I began the weaning process a bit early with Reigna so she could be away from Mom. (The nursing turned out not to be an issue, as “Redhead Mom,” Brandy, accepted Reigna as her own and let her nurse with the gang of redheads.)
Reigna’s own mom was very concerned when I took her puppy away. This was the hardest part in establishing what would become a routine five to seven days a week — for a few hours, then a half-day — until Reigna was 3 months old. Reigna had to adjust to being away from her Mom and her familiar smells and surroundings, and to a new whelping box, five red foster littermates, and a big, red foster mom—Brandy!
What I learned from this very first visit with the redheads was so astounding that I videotaped it.
Reigna was understandably overwhelmed, through not terrified. I did not put her in the whelping box with the redheads, who were very accepting and nonaggressive, until the end of the visit. The redheads were six days older than she, and they were larger and had more-developed play patterns and body movements. I put Reigna outside the box, on the floor, on a “scented cloth” (see below), in plain view of the pups—but mostly for the sake of Mom Brandy to get used to an interloper and not feel threatened.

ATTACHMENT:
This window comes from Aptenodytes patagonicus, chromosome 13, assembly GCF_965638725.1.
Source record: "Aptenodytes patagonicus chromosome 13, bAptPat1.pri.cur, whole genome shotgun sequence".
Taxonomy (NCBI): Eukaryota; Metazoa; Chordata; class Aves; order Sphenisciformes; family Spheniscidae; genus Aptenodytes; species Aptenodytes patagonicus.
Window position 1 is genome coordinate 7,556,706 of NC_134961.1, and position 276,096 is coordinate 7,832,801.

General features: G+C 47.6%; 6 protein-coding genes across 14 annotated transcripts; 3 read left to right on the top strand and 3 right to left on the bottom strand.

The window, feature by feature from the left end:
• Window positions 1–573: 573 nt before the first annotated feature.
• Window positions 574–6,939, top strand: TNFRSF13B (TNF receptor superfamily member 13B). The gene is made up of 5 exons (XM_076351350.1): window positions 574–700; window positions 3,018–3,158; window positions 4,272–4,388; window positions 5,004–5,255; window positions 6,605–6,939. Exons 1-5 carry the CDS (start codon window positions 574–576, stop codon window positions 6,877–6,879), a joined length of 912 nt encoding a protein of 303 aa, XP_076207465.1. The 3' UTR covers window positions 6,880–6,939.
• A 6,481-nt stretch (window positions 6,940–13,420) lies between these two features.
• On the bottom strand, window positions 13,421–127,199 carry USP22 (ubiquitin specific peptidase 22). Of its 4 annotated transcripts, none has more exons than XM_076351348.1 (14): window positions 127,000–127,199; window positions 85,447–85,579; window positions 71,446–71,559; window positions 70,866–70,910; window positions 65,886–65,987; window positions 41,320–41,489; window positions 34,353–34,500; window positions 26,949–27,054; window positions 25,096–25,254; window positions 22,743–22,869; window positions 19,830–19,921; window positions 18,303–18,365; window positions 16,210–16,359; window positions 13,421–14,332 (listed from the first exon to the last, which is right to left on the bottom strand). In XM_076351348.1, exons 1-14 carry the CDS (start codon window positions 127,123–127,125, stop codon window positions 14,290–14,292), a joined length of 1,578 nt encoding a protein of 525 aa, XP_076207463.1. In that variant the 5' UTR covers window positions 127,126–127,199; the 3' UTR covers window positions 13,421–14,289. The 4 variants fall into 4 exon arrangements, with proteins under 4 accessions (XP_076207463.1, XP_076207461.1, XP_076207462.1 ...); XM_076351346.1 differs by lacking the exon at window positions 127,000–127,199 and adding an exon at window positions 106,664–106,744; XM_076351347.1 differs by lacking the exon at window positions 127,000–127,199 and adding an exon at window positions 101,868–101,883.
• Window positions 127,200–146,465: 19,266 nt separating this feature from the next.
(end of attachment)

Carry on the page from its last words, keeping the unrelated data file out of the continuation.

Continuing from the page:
Brandy was just as sweet, loving, and accepting as she could be. She thoroughly sniffed Reigna and tilted her head as though thinking, Hmm, I didn’t think there was another one—especially a black one—where could this one have come from?
Brandy’s owner presented Reigna to Brandy by holding her out to be examined, sniffed, and licked. It was important that the owner, and not I, present Reigna to Brandy so that Reigna was associated with a familiar human scent. Prior to this, we had taken a clean cloth and wrapped several of the Redhead pups in it and rubbed them to get their scent on the cloth. Then I rubbed Reigna with the “scented cloth” so that when she was presented to Brandy, Reigna was wrapped in the scented cloth and had a familiar odor, not a foreign or potentially threatening one.